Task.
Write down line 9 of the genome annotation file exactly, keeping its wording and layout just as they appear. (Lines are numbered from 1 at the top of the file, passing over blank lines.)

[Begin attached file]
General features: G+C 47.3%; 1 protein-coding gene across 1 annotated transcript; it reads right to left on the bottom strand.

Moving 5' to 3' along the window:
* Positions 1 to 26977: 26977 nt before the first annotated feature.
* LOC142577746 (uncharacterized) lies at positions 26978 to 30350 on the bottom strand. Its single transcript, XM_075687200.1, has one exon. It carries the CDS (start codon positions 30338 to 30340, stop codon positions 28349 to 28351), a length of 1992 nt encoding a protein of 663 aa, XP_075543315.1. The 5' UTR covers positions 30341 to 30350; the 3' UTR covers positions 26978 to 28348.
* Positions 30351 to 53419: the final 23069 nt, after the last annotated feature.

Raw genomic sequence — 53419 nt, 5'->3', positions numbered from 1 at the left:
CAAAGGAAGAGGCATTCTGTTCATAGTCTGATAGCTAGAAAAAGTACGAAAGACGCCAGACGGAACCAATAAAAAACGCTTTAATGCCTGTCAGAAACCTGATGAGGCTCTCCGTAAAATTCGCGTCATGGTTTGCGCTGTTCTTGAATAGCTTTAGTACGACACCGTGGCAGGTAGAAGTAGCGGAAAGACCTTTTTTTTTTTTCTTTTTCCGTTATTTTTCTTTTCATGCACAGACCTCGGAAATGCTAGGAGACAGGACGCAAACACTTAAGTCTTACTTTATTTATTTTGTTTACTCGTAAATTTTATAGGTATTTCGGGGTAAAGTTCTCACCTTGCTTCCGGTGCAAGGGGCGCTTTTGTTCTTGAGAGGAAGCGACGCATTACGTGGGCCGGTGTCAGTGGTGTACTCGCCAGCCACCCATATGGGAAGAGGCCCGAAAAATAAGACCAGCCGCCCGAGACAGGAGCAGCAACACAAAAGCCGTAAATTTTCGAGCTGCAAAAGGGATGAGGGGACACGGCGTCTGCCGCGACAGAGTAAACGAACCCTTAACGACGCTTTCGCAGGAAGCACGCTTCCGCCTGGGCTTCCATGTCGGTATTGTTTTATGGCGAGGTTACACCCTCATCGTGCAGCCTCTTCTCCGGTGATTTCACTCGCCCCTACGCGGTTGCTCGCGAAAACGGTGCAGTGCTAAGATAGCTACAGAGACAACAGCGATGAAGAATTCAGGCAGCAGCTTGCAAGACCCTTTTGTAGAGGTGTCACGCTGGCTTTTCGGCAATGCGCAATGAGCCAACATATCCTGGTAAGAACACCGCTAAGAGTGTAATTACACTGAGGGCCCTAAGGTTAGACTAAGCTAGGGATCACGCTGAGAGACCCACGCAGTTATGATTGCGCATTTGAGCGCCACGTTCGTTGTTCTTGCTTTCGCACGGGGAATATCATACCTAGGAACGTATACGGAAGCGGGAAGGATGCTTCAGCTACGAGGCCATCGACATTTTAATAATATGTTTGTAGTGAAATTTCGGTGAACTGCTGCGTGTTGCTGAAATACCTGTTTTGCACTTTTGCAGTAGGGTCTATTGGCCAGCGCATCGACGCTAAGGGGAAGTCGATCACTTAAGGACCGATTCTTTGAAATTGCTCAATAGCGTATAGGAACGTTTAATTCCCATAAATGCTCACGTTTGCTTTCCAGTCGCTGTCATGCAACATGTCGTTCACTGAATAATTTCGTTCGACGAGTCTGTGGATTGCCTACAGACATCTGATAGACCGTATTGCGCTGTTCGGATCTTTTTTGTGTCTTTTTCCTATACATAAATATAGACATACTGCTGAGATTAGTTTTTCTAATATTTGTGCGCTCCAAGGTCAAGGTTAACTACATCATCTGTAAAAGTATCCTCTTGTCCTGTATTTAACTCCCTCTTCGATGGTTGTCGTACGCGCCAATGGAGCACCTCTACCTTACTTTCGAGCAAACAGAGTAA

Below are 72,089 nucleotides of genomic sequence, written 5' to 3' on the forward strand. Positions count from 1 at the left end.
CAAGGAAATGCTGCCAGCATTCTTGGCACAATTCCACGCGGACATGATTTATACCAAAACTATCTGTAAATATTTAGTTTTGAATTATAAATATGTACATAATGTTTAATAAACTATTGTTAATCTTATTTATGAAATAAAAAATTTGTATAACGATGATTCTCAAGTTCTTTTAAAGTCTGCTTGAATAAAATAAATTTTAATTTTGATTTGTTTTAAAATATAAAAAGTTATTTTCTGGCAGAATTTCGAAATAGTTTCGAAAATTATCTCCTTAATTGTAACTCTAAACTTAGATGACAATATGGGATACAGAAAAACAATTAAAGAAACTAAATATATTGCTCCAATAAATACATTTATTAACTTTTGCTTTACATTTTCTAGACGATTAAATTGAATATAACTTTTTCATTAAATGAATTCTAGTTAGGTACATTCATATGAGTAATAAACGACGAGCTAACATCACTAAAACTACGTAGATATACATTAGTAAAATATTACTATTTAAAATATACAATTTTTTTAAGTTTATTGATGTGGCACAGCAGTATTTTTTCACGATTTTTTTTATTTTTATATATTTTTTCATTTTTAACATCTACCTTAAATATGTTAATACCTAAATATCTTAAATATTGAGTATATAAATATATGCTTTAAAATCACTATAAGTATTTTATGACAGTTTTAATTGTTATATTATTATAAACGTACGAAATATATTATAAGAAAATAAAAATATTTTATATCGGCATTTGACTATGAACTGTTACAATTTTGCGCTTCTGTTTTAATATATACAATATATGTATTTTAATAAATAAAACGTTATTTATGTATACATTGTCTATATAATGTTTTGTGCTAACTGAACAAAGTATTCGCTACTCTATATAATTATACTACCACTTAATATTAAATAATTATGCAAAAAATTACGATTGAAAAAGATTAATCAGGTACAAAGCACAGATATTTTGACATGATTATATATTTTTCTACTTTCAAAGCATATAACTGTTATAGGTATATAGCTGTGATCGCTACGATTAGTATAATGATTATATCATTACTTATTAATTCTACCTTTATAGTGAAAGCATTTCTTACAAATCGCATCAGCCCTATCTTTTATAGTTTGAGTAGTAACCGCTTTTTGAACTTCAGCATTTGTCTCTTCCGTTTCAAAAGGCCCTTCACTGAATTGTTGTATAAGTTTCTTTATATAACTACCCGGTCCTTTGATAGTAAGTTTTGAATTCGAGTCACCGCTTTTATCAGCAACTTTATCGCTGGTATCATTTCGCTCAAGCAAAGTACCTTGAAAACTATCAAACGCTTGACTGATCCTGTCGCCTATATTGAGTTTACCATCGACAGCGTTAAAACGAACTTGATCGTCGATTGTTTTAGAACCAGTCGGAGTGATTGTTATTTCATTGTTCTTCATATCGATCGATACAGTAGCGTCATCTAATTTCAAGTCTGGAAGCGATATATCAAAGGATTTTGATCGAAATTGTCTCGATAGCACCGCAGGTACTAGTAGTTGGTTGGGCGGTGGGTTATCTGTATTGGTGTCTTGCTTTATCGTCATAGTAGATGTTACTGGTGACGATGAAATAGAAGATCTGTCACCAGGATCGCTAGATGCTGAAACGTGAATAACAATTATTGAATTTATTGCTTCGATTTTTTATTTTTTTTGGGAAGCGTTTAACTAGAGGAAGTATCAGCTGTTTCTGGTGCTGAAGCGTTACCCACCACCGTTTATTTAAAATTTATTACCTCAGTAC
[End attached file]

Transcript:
CAAGGAAATGCTGCCAGCATTCTTGGCACAATTCCACGCGGACATGATTTATACCAAAACTATCTGTAAATATTTAGTTTTGAATTATAAATATGTACATAATGTTTAATAAACTATTGTTAATCTTATTTATGAAATAAAAAATTTGTATAACGATGATTCTCAAGTTCTTTTAAAGTCTGCTTGAATAAAATAAATTTTAATTTTGATTTGTTTTAAAATATAAAAAGTTATTTTCTGGCAGAATTTCGAAATAGTTTCGAAAATTATCTCCTTAATTGTAACTCTAAACTTAGATGACAATATGGGATACAGAAAAACAATTAAAGAAACTAAATATATTGCTCCAATAAATACATTTATTAACTTTTGCTTTACATTTTCTAGACGATTAAATTGAATATAACTTTTTCATTAAATGAATTCTAGTTAGGTACATTCATATGAGTAATAAACGACGAGCTAACATCACTAAAACTACGTAGATATACATTAGTAAAATATTACTATTTAAAATATACAATTTTTTTAAGTTTATTGATGTGGCACAGCAGTATTTTTTCACGATTTTTTTTATTTTTATATATTTTTTCATTTTTAACATCTACCTTAAATATGTTAATACCTAAATATCTTAAATATTGAGTATATAAATATATGCTTTAAAATCACTATAAGTATTTTATGACAGTTTTAATTGTTATATTATTATAAACGTACGAAATATATTATAAGAAAATAAAAATATTTTATATCGGCATTTGACTATGAACTGTTACAATTTTGCGCTTCTGTTTTAATATATACAATATATGTATTTTAATAAATAAAACGTTATTTATGTATACATTGTCTATATAATGTTTTGTGCTAACTGAACAAAGTATTCGCTACTCTATATAATTATACTACCACTTAATATTAAATAATTATGCAAAAAATTACGATTGAAAAAGATTAATCAGGTACAAAGCACAGATATTTTGACATGATTATATATTTTTCTACTTTCAAAGCATATAACTGTTATAGGTATATAGCTGTGATCGCTACGATTAGTATAATGATTATATCATTACTTATTAATTCTACCTTTATAGTGAAAGCATTTCTTACAAATCGCATCAGCCCTATCTTTTATAGTTTGAGTAGTAACCGCTTTTTGAACTTCAGCATTTGTCTCTTCCGTTTCAAAAGGCCCTTCACTGAATTGTTGTATAAGTTTCTTTATATAACTACCCGGTCCTTTGATAGTAAGTTTTGAATTCGAGTCACCGCTTTTATCAGCAACTTTATCGCTGGTATCATTTCGCTCAAGCAAAGTACCTTGAAAACTATCAAACGCTTGACTGATCCTGTCGCCTATATTGAGTTTACCATCGACAGCGTTAAAACGAACTTGATCGTCGATTGTTTTAGAACCAGTCGGAGTGATTGTTATTTCATTGTTCTTCATATCGATCGATACAGTAGCGTCATCTAATTTCAAGTCTGGAAGCGATATATCAAAGGATTTTGATCGAAATTGTCTCGATAGCACCGCAGGTACTAGTAGTTGGTTGGGCGGTGGGTTATCTGTATTGGTGTCTTGCTTTATCGTCATAGTAGATGTTACTGGTGACGATGAAATAGAAGATCTGTCACCAGGATCGCTAGATGCTGAAACGTGAATAACAATTATTGAATTTATTGCTTCGATTTTTTATTTTTTTTGGGAAGCGTTTAACTAGAGGAAGTATCAGCTGTTTCTGGTGCTGAAGCGTTACCCACCACCGTTTATTTAAAATTTATTACCTCAGTAC